A timely, provocative account of how military justice has shaped American society since the nation’s beginnings.
Historian and former soldier Chris Bray tells the sweeping story of military justice from the earliest days of the republic to contemporary arguments over using military courts to try foreign terrorists or soldiers accused of sexual assault. Stretching from the American Revolution to 9/11, Court-Martial recounts the stories of famous American court-martials, including those involving President Andrew Jackson, General William Tecumseh Sherman, Lieutenant Jackie Robinson, and Private Eddie Slovik. Bray explores how encounters of freed slaves with the military justice system during the Civil War anticipated the civil rights movement, and he explains how the Uniform Code of Military Justice came about after World War II.
With a great eye for narrative, Bray hones in on the human elements of these stories, from Revolutionary-era militiamen demanding the right to participate in political speech as citizens, to black soldiers risking their lives during the Civil War to demand fair pay, to the struggles over the court-martial of Lieutenant William Calley and the events of My Lai during the Vietnam War. Throughout, Bray presents readers with these unvarnished voices and his own perceptive commentary.
Military justice may be separate from civilian justice, but it is thoroughly entwined with American society. As Bray reminds us, the history of American military justice is inextricably the history of America, and Court-Martial powerfully documents the many ways that the separate justice system of the armed forces has served as a proxy for America’s ongoing arguments over equality, privacy, discrimination, security, and liberty.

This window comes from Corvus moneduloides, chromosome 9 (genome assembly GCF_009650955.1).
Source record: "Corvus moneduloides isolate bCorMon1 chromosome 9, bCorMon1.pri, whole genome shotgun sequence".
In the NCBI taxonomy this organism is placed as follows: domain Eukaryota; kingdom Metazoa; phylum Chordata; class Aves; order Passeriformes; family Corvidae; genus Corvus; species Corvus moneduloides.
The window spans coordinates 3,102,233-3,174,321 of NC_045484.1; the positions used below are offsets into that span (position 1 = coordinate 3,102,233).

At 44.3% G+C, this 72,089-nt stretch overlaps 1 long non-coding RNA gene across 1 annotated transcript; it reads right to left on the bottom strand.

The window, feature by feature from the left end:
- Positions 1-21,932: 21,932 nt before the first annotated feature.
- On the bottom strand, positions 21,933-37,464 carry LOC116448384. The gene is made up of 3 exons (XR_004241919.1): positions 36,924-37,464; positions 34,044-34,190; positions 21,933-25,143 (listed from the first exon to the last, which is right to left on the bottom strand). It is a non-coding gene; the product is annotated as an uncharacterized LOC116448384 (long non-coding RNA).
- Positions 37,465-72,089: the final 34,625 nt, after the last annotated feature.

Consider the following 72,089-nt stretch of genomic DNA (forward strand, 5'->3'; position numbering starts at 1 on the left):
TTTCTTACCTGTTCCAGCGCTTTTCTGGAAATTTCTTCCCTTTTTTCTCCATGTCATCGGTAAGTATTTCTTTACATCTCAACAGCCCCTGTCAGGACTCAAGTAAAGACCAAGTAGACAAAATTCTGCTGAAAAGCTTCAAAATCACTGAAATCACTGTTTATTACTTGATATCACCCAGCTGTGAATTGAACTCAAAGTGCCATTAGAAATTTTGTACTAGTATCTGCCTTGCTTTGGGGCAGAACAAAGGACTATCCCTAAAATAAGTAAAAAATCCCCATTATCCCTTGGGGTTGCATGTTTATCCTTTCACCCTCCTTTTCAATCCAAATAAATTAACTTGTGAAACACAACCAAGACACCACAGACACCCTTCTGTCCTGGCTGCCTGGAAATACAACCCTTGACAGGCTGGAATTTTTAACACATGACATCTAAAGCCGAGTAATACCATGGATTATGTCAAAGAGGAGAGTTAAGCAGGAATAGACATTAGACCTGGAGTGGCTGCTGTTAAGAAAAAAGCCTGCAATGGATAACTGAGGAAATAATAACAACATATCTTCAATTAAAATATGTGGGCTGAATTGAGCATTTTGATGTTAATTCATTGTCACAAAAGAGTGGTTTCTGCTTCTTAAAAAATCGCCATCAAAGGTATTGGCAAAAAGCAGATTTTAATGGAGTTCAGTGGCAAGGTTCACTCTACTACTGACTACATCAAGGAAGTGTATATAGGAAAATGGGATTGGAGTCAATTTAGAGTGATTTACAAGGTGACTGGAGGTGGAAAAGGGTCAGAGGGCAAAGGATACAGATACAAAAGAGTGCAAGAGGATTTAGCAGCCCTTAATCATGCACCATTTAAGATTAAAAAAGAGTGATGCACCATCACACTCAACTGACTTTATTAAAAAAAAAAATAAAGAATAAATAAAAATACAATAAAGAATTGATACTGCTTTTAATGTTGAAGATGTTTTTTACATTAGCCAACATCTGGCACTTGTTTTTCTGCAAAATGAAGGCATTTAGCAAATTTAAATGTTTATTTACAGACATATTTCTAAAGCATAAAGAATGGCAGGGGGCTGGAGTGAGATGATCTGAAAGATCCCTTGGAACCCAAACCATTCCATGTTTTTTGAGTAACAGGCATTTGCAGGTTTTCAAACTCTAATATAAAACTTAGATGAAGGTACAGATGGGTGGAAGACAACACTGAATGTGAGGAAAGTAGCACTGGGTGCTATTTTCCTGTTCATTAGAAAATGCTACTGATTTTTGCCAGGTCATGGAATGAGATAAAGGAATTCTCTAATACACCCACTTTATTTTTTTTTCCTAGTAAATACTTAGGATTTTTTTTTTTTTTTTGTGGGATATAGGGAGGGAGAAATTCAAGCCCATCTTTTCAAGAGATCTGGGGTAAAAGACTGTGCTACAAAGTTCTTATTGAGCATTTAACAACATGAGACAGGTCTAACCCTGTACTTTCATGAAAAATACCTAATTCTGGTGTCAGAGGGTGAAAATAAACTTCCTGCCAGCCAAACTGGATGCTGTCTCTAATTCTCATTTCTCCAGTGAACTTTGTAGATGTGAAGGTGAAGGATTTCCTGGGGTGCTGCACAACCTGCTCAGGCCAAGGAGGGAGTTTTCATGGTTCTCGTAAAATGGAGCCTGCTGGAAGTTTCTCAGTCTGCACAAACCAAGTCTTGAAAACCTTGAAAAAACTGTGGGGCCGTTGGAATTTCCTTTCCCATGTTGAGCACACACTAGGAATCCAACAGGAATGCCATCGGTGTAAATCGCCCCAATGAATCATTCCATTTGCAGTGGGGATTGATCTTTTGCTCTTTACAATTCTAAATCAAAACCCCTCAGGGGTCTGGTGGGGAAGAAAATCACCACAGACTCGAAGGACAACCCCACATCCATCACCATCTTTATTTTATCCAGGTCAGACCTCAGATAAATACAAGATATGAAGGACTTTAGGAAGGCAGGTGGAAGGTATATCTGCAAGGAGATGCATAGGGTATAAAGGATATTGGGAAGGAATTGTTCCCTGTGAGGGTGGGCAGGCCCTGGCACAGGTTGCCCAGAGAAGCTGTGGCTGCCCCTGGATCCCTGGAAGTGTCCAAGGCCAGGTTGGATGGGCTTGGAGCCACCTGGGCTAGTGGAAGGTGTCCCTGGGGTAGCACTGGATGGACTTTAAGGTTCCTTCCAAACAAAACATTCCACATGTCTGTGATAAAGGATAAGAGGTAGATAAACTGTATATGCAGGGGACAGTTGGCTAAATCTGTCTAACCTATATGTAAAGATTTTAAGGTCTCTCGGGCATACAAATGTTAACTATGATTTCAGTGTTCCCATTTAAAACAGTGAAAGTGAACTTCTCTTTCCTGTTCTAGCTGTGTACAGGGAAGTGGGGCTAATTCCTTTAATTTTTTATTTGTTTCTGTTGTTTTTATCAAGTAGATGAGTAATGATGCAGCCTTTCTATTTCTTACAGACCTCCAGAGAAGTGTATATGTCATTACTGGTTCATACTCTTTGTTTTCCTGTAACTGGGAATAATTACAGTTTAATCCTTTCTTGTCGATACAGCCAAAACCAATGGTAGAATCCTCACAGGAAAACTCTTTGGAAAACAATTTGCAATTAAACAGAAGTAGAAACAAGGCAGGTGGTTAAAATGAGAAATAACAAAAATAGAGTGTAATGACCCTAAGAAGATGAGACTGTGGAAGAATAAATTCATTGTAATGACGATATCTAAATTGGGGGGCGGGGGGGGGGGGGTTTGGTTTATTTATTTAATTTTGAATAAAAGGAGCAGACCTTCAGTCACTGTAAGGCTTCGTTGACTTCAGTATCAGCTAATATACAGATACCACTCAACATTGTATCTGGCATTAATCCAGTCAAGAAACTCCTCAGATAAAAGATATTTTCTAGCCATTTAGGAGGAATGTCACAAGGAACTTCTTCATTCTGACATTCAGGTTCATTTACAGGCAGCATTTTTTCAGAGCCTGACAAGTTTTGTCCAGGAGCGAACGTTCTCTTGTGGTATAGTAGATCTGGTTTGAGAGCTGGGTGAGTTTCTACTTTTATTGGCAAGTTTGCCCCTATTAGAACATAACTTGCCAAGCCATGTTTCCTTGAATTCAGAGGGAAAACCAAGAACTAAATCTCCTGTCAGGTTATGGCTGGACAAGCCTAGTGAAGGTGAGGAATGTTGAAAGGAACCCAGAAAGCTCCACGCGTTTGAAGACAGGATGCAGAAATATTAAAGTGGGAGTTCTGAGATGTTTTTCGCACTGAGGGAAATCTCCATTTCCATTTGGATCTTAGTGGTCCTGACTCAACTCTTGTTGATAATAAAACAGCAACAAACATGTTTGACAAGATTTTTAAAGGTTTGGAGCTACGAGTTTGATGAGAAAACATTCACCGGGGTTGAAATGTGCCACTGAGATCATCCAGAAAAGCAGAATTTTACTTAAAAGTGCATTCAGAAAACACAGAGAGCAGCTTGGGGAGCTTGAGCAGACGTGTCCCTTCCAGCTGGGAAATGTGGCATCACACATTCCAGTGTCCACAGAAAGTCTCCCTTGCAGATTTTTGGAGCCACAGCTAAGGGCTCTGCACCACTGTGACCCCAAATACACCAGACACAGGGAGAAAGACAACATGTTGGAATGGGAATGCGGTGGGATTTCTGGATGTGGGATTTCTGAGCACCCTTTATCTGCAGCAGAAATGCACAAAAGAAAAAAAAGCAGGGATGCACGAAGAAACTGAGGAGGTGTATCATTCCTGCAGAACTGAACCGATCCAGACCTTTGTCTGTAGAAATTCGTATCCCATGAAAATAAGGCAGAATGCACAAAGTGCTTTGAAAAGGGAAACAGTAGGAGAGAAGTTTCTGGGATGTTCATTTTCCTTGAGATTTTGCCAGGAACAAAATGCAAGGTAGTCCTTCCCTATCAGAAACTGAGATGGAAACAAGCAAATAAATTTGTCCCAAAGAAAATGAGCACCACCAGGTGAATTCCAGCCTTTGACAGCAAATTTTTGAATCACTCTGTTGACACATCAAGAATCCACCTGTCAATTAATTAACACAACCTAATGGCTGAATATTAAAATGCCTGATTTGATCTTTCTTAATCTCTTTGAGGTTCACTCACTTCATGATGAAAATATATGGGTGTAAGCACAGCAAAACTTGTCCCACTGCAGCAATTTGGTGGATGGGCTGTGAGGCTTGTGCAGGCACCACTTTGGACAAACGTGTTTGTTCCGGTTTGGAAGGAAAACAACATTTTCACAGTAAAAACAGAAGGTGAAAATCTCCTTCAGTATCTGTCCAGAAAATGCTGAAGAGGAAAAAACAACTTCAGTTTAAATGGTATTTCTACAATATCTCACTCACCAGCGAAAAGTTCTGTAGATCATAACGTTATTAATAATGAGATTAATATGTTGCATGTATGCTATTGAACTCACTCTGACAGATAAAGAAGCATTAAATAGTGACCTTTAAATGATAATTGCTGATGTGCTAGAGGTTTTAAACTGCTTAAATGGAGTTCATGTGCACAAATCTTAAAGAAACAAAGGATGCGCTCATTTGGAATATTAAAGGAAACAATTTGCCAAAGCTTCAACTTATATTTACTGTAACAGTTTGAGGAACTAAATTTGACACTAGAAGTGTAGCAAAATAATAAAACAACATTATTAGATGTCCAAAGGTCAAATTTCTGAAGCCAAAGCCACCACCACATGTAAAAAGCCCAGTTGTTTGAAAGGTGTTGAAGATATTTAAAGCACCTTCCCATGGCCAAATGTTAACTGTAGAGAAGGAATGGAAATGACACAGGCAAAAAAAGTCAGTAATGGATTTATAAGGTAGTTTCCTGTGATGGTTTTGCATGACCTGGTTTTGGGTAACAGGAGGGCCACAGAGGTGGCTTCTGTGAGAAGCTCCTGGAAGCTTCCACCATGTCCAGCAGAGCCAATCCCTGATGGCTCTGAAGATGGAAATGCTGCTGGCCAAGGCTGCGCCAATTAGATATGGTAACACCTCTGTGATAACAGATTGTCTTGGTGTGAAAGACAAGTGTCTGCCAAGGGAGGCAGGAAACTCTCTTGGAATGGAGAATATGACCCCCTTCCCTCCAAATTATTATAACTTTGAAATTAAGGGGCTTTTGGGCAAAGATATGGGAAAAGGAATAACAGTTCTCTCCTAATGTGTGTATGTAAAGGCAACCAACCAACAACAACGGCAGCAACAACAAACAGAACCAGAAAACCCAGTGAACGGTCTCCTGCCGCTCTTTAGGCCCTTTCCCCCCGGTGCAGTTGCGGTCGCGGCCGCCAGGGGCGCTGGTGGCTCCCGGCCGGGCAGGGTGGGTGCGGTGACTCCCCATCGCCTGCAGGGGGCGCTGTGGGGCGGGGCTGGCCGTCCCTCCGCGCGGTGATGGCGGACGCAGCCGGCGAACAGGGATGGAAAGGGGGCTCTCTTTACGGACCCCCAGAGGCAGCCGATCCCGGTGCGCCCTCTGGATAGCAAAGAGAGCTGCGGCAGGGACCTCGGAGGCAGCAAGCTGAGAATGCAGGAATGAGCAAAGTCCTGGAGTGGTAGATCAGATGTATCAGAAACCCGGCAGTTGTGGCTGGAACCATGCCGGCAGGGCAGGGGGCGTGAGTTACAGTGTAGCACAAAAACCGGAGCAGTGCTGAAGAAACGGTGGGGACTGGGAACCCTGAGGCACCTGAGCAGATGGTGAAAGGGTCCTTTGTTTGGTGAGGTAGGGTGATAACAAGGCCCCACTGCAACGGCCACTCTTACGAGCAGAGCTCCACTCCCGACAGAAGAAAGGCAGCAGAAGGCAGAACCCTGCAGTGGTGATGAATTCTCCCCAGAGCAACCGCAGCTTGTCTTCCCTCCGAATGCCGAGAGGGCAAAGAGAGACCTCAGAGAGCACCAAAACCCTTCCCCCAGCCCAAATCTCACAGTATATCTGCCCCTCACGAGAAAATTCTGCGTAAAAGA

Bray, a historian and former U.S. Army infantry sergeant, explores a neglected aspect of American legal and social history "the limits of power and the boundaries of dissent" in this persuasive study of the relationship of military courts-martial to broader social questions. For Bray, the court-martial reveals "the ways that ordinary people managed big social and political pressures in the face of sweeping changes." In the early national period, military law was mostly a "set of fair guesses and reasonable assumptions." With the Civil War and imperial expansion came issues of trying civilians under military law, finding "any level of legal process at all for black soldiers," and addressing torture and reprisal killings as routine aspects of American counterinsurgency in the Philippines. The 20th century brought drastic changes: "American military justice produced giant show trials, a mass execution carried out in secret, towering acts of racial injustice, routine cruelty, and a set of procedural rules that finally made courts-martial so much more fair for defendants." Bray convincingly argues that as the military justice system continues confronting fundamental questions about American society, "a steady march toward the civilianization of military courts has given soldiers due-process protections that are, in their historical context, stunning."